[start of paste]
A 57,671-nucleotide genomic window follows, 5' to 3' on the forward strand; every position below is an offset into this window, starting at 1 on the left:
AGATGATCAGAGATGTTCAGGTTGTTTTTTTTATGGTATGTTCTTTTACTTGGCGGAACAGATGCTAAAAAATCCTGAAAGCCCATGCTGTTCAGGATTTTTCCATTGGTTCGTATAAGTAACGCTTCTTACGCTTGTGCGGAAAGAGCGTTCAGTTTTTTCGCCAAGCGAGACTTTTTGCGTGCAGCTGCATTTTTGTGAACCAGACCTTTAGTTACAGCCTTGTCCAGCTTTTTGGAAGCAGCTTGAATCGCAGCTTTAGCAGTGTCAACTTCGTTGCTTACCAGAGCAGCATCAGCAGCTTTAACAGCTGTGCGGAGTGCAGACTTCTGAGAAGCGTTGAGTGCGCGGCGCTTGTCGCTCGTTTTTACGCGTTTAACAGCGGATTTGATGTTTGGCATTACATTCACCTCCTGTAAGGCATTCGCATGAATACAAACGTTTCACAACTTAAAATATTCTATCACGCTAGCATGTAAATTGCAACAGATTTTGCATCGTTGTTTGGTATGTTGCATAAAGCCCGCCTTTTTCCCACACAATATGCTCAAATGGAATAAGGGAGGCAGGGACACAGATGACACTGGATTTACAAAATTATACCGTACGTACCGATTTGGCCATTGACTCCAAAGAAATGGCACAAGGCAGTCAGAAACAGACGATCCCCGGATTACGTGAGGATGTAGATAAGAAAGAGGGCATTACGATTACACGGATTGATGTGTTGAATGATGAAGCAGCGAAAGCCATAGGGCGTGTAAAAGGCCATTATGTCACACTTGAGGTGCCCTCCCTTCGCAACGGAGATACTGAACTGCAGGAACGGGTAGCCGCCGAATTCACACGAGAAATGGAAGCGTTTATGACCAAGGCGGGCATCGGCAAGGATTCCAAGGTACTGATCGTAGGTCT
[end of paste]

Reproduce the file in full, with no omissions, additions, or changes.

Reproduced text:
A 57,671-nucleotide genomic window follows, 5' to 3' on the forward strand; every position below is an offset into this window, starting at 1 on the left:
AGATGATCAGAGATGTTCAGGTTGTTTTTTTTATGGTATGTTCTTTTACTTGGCGGAACAGATGCTAAAAAATCCTGAAAGCCCATGCTGTTCAGGATTTTTCCATTGGTTCGTATAAGTAACGCTTCTTACGCTTGTGCGGAAAGAGCGTTCAGTTTTTTCGCCAAGCGAGACTTTTTGCGTGCAGCTGCATTTTTGTGAACCAGACCTTTAGTTACAGCCTTGTCCAGCTTTTTGGAAGCAGCTTGAATCGCAGCTTTAGCAGTGTCAACTTCGTTGCTTACCAGAGCAGCATCAGCAGCTTTAACAGCTGTGCGGAGTGCAGACTTCTGAGAAGCGTTGAGTGCGCGGCGCTTGTCGCTCGTTTTTACGCGTTTAACAGCGGATTTGATGTTTGGCATTACATTCACCTCCTGTAAGGCATTCGCATGAATACAAACGTTTCACAACTTAAAATATTCTATCACGCTAGCATGTAAATTGCAACAGATTTTGCATCGTTGTTTGGTATGTTGCATAAAGCCCGCCTTTTTCCCACACAATATGCTCAAATGGAATAAGGGAGGCAGGGACACAGATGACACTGGATTTACAAAATTATACCGTACGTACCGATTTGGCCATTGACTCCAAAGAAATGGCACAAGGCAGTCAGAAACAGACGATCCCCGGATTACGTGAGGATGTAGATAAGAAAGAGGGCATTACGATTACACGGATTGATGTGTTGAATGATGAAGCAGCGAAAGCCATAGGGCGTGTAAAAGGCCATTATGTCACACTTGAGGTGCCCTCCCTTCGCAACGGAGATACTGAACTGCAGGAACGGGTAGCCGCCGAATTCACACGAGAAATGGAAGCGTTTATGACCAAGGCGGGCATCGGCAAGGATTCCAAGGTACTGATCGTAGGTCT